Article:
Methode, NORLINX Team on DCIM Smart Rack
October 3rd, 2013 By: Jason Verge
Methode Data Center Technologies this week announced a partnership with Norlinx, combining Methode’s hardware expertise with Norlinx’s software. The result is what the company calls a turnkey, integrated DCIM (data center infrastructure management) solution. In essence it is a smart rack with full asset and environmental monitoring, along with power management.
The companies were on-hand at Data Center World showing their all-in-one rack solution. It’s an appliance approach to DCIM, with everything you need fully integrated and built into the rack.
“This strategic partnership between Methode and Norlinx provides our customers with a comprehensive DCIM solution for improved monitoring, reporting and control,” said Tim Hazzard, president of Methode Electronics Data Solutions Group. “With this unique integration of hardware and software, we offer streamlined efficiencies and capabilities, while reducing the total cost of ownership.”
The company wants to make it like buying a refrigerator. “This is the Cadillac of racks – it can hold whatever you want it to and do full DCIM,” said Hazzard. All the pieces such as RFIDs to collect the data are in the cabinet, along with PDUs and cable management. NORLINX provides the analytics to take that data and do something with it.”
History of Automotive
Methode Electronics would know what the Cadillac of racks would look like. The company’s solid-state touch sensitive switches are used in many of today’s appliances and automobiles. That touchscreen in the console that’s in charge of all of the “infotainment” in those fancy Ford models? That’s Methode. It builds user interface consoles for new kitchen products, including for many of the world’s largest white goods OEMs. If you’ve noticed those fancy beverage selection interfaces at your favorite restaurant – like that touch screen that lets you pick a variety of options? – there’s a good chance Methode is behind that, too. The company’s global manufacturing capabilities not only allow it to “productize” this new data center cabinet, but also to cut out the middle man and directly manufacture it at an attractive price point.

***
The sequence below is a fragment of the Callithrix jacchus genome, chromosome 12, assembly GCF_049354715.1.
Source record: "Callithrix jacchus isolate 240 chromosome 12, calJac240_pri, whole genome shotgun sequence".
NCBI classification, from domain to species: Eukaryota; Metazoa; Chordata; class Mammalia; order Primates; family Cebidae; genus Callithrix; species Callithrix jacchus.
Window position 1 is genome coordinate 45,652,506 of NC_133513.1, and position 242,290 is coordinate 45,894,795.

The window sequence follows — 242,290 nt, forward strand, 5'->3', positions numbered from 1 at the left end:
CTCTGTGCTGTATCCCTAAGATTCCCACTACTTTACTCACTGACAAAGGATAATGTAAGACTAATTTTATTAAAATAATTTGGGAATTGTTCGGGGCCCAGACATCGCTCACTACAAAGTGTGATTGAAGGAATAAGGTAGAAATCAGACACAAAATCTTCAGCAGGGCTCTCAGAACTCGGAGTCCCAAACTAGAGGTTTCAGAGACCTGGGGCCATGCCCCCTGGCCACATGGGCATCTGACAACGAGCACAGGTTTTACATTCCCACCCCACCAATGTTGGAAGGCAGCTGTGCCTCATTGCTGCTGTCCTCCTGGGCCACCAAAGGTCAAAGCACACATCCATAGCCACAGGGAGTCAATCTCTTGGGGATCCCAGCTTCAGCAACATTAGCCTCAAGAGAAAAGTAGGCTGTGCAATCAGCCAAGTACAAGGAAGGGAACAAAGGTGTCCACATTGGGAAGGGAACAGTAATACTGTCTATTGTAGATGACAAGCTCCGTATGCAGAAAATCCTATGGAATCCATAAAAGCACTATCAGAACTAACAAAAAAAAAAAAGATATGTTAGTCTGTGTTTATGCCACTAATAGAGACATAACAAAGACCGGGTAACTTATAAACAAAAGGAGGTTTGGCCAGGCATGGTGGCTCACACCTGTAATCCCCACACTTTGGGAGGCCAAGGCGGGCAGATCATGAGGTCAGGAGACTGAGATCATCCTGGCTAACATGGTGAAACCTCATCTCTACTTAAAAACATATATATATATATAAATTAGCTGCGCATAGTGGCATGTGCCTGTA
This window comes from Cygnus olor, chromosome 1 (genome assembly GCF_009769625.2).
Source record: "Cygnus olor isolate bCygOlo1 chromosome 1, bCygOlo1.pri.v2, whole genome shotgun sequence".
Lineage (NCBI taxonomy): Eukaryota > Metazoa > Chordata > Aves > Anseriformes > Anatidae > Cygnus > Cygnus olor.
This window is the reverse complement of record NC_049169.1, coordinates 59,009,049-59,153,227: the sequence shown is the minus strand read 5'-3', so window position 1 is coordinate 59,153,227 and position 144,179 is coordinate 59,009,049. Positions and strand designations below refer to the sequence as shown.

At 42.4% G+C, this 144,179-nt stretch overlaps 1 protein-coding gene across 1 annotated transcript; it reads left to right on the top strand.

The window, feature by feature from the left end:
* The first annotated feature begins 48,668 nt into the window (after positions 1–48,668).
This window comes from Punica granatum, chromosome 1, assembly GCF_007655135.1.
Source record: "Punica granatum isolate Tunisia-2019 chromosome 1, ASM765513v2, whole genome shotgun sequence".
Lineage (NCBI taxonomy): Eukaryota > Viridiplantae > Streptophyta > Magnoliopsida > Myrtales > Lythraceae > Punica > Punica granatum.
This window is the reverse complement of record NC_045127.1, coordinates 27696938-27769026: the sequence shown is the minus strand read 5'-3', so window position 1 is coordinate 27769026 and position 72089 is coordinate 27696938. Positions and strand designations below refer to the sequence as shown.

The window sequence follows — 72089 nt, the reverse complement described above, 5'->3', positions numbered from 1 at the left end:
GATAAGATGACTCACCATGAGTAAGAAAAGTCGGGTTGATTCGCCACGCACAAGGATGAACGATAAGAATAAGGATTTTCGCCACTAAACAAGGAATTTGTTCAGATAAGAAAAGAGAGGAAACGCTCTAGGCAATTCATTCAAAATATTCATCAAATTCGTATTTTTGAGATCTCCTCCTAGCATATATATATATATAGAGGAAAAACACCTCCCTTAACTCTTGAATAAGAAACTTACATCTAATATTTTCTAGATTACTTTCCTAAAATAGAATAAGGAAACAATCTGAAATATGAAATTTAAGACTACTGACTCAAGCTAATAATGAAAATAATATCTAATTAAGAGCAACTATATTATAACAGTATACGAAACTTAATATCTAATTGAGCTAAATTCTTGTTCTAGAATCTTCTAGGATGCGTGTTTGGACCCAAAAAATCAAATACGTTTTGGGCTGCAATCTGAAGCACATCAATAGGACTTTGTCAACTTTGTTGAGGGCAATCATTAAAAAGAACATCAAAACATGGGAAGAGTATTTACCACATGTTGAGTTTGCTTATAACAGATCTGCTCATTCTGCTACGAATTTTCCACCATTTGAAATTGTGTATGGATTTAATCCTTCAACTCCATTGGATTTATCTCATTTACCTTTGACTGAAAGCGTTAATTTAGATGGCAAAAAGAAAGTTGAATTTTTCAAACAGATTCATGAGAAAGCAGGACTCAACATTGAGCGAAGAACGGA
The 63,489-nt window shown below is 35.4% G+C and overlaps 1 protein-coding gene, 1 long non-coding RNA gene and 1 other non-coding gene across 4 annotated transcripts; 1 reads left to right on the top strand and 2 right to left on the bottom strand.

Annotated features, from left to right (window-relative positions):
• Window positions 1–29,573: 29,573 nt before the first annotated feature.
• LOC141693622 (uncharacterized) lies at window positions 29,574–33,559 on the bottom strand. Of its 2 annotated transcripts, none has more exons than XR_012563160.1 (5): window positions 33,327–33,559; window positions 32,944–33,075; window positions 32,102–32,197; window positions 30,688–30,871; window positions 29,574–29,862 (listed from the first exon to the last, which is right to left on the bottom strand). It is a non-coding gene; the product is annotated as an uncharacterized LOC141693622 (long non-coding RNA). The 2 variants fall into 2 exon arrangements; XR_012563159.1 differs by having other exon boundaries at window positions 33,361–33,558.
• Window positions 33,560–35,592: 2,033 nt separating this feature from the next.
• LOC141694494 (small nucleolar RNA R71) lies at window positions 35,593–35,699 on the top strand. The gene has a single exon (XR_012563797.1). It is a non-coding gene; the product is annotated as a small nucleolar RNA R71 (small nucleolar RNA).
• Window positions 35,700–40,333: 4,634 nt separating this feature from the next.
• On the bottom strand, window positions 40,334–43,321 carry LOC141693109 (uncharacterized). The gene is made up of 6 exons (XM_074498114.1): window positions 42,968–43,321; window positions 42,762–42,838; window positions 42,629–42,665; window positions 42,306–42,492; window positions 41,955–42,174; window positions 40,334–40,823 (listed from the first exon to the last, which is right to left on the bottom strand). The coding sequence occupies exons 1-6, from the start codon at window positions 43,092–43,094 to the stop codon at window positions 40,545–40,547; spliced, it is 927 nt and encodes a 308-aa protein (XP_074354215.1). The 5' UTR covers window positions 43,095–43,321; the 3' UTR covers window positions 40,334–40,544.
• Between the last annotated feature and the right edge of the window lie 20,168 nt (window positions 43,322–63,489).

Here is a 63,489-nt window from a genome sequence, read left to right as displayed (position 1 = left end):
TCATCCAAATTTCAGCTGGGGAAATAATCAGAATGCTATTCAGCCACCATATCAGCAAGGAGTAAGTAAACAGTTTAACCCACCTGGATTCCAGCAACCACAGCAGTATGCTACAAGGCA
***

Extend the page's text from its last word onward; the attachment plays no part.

The front of the data center cabinet also has a touchscreen, which the company has brought in from its experience in the automotive industry with companies like Ford. There’s also a keyboard tray and keyboard to allow for easy KVM interaction without entering the cabinet.
RFID asset tracking knows the instant a server enters or leaves, with RFID asset tracking mounted in side rails. Humidity sensors mounted at the top of the rack provides up to the second readings. Airflow sensors mounted at both the front and rear of the cabinet allows for true airflow analysis. There are also six temperature read points front and back at top, middle and bottom of the rack.
In terms of power management, there is individual control of each port of the PDU and breaker management. It provides consolidated power usage reporting for the PDU as well as at the port level. All of these hardware pieces inside the rack interact tightly with DCIM software suite provided by NORLINX. The software and hardware communicate out of the box.